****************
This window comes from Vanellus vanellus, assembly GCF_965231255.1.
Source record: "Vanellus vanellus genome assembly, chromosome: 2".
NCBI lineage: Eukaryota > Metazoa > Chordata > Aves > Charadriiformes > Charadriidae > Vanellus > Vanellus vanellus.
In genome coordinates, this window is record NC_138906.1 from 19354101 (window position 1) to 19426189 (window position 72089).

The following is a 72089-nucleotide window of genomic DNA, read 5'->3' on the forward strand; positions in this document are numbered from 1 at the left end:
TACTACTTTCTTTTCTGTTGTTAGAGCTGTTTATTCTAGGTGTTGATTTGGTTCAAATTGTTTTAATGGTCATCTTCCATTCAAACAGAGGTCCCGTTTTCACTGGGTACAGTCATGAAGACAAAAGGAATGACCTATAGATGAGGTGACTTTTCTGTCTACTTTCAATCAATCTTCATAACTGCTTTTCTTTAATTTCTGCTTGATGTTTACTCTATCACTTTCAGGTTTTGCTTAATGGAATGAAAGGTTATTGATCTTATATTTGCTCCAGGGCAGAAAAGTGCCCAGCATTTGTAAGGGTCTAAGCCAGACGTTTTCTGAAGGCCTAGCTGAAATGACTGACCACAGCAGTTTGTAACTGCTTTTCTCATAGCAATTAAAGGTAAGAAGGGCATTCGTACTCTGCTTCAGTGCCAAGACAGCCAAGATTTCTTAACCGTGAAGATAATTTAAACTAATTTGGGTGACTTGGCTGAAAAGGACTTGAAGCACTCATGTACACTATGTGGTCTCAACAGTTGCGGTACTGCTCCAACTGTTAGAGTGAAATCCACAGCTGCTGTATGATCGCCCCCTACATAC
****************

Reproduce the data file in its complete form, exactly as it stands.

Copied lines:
This window comes from Vanellus vanellus, assembly GCF_965231255.1.
Source record: "Vanellus vanellus genome assembly, chromosome: 2".
NCBI lineage: Eukaryota > Metazoa > Chordata > Aves > Charadriiformes > Charadriidae > Vanellus > Vanellus vanellus.
In genome coordinates, this window is record NC_138906.1 from 19354101 (window position 1) to 19426189 (window position 72089).

The following is a 72089-nucleotide window of genomic DNA, read 5'->3' on the forward strand; positions in this document are numbered from 1 at the left end:
TACTACTTTCTTTTCTGTTGTTAGAGCTGTTTATTCTAGGTGTTGATTTGGTTCAAATTGTTTTAATGGTCATCTTCCATTCAAACAGAGGTCCCGTTTTCACTGGGTACAGTCATGAAGACAAAAGGAATGACCTATAGATGAGGTGACTTTTCTGTCTACTTTCAATCAATCTTCATAACTGCTTTTCTTTAATTTCTGCTTGATGTTTACTCTATCACTTTCAGGTTTTGCTTAATGGAATGAAAGGTTATTGATCTTATATTTGCTCCAGGGCAGAAAAGTGCCCAGCATTTGTAAGGGTCTAAGCCAGACGTTTTCTGAAGGCCTAGCTGAAATGACTGACCACAGCAGTTTGTAACTGCTTTTCTCATAGCAATTAAAGGTAAGAAGGGCATTCGTACTCTGCTTCAGTGCCAAGACAGCCAAGATTTCTTAACCGTGAAGATAATTTAAACTAATTTGGGTGACTTGGCTGAAAAGGACTTGAAGCACTCATGTACACTATGTGGTCTCAACAGTTGCGGTACTGCTCCAACTGTTAGAGTGAAATCCACAGCTGCTGTATGATCGCCCCCTACATAC